NIST releases framework to boost risk-free adoption of AI
National Institute of Standards and Technology (NIST), a US-based federal agency responsible for building technology standards, has released artificial intelligence risk management framework (AI RMF 1.0), which can be used by companies to build and use AI systems in an ethical and risk-free manner.
Developed in collaboration with private and public sector organisations, AI RMF framework is voluntary, which means it’s usage is not binding on any company.
However, NIST director Laurie E. Locascio believes that it can help large and small organisations across sectors manage their AI related risks more effectively.
The framework is part of NIST’s larger goal of “cultivating trust” in AI technologies within all communities, added Locascio.
“It should accelerate AI innovation and growth while advancing — rather than restricting or damaging — civil rights, civil liberties and equity for all,” Don Graves, Deputy Commerce Secretary, said in a statement.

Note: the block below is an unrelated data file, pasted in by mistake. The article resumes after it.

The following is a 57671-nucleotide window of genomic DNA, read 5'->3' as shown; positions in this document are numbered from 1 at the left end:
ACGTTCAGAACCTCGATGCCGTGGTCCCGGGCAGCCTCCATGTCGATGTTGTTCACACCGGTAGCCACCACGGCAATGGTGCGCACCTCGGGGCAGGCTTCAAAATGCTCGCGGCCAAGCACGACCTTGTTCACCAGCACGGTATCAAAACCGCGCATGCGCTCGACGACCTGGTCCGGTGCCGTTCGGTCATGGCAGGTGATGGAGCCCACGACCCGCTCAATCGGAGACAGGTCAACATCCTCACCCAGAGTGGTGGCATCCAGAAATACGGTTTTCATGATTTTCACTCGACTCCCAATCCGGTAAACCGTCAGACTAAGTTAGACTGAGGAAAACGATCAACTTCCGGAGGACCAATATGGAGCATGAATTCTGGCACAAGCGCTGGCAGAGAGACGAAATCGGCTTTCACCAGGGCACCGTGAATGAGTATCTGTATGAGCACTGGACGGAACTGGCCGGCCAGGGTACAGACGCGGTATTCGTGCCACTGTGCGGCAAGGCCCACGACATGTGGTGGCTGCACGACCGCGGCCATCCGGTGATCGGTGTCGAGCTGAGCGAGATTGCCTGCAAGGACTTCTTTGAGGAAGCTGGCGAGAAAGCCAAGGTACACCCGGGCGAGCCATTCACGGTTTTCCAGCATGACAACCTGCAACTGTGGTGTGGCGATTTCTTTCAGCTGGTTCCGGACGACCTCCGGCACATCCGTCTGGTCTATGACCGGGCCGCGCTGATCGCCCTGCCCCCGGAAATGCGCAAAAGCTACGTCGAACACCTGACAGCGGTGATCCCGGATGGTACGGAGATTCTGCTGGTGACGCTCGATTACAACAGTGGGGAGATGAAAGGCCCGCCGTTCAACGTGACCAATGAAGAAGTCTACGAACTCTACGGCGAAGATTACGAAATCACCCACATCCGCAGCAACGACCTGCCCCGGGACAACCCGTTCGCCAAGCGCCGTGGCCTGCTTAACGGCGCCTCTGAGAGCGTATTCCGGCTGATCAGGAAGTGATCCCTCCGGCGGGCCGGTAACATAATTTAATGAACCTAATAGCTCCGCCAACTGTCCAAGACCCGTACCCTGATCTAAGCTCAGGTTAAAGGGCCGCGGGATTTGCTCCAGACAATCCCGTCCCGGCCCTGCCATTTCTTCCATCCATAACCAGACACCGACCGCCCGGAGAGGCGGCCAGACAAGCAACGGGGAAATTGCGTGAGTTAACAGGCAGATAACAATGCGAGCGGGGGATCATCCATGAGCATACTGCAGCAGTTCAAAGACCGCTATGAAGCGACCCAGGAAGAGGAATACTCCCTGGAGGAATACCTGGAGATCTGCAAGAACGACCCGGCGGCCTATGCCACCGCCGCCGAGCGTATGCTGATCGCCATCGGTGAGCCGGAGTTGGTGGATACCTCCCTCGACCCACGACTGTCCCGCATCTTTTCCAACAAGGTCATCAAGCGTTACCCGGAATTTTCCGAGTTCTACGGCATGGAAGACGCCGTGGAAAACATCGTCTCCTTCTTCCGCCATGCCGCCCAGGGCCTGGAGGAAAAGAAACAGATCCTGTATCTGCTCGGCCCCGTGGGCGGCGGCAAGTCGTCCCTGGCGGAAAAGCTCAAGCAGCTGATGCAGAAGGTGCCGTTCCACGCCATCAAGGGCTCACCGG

NIST has divided AI RMF in two parts. The first part focuses on helping organisations identify the characteristics of trustworthy AI system, while the second part will help them follow a set of rules to
govern, map, measure and manage the AI system to avoid any risky practices. NIST claims these rules can be applied in specific use cases and at any stage of an AI solution’s life cycle.
Though application of AI and it’s various self-learning technologies has grown in recent times, many have raised concerns over their ability to enforce stereotypes and increase discrimination against marginalised communities if the AI models are not built ethically.
To prevent misuse of AI-based technologies, several cities in the US have banned use of face recognition technology by law enforcement agencies due to the general mistrust in AI.
Several big tech firms such as Google have also committed to not share their AI technology with military or development of weapons.
Last year, OpenAI, the research firm behind ChatGPT and DALL-E, also found in its tests that
DALL-E 2 was enforcing racial and gender stereotypes by generating images of white men by default and overly sexualizing images of women, according to a Wired report, published last May.
The framework can also help protect organisations from any potential fines as many jurisdictions have started the process of regulating AI technologies.
For instance, EU is working on the Artificial Intelligence Act, which will create a legal framework to regulate AI applications, products and services.